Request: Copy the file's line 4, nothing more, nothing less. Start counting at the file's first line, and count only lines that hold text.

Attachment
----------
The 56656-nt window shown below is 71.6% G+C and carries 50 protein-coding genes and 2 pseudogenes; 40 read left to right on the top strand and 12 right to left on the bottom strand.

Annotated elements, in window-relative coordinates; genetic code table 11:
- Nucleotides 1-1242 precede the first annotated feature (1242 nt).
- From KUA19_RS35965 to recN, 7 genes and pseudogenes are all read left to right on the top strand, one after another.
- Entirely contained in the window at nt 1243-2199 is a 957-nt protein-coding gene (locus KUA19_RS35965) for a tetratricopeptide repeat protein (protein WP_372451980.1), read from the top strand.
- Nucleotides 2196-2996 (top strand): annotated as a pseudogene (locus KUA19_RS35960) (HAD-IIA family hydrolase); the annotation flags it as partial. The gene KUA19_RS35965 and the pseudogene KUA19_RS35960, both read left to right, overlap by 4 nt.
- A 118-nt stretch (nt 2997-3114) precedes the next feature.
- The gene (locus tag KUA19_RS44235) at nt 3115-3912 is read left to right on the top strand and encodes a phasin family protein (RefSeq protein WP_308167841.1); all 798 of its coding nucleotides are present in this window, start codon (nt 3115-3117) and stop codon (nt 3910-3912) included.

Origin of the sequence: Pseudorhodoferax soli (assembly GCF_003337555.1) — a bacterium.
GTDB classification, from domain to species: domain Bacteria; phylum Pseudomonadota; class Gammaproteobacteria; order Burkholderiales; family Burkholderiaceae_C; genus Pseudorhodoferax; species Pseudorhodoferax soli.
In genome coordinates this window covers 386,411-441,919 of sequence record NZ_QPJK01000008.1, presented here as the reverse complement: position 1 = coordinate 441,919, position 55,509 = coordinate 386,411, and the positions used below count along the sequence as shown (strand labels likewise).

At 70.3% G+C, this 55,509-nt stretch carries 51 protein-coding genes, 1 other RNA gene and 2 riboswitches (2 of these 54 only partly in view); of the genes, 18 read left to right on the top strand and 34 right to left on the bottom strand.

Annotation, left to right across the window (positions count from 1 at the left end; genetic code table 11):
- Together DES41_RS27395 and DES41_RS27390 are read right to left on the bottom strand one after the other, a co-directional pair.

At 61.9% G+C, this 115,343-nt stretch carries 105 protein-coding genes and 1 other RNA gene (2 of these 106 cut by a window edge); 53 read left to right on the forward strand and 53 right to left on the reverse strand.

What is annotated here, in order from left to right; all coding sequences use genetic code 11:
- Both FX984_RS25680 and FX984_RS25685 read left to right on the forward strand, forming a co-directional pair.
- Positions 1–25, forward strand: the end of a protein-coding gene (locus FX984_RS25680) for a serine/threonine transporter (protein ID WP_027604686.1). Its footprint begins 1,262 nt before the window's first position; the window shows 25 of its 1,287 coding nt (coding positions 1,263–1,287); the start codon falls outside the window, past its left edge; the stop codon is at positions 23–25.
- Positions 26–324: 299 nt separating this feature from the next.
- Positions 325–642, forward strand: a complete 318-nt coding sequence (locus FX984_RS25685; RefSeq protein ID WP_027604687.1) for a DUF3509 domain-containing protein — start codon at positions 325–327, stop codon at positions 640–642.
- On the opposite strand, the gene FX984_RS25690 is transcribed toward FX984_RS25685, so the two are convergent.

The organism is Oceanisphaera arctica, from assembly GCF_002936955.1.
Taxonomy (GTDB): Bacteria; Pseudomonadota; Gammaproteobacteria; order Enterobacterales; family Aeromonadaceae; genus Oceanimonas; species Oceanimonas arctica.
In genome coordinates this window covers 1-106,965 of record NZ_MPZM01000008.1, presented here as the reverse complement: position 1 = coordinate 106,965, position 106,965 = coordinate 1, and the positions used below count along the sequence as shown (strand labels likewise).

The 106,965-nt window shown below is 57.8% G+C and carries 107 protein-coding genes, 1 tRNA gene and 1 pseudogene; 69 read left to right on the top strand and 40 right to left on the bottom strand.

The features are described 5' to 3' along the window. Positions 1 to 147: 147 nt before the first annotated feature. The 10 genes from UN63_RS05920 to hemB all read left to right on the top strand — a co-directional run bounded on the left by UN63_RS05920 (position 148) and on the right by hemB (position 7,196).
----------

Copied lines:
- From KUA19_RS35965 to recN, 7 genes and pseudogenes are all read left to right on the top strand, one after another.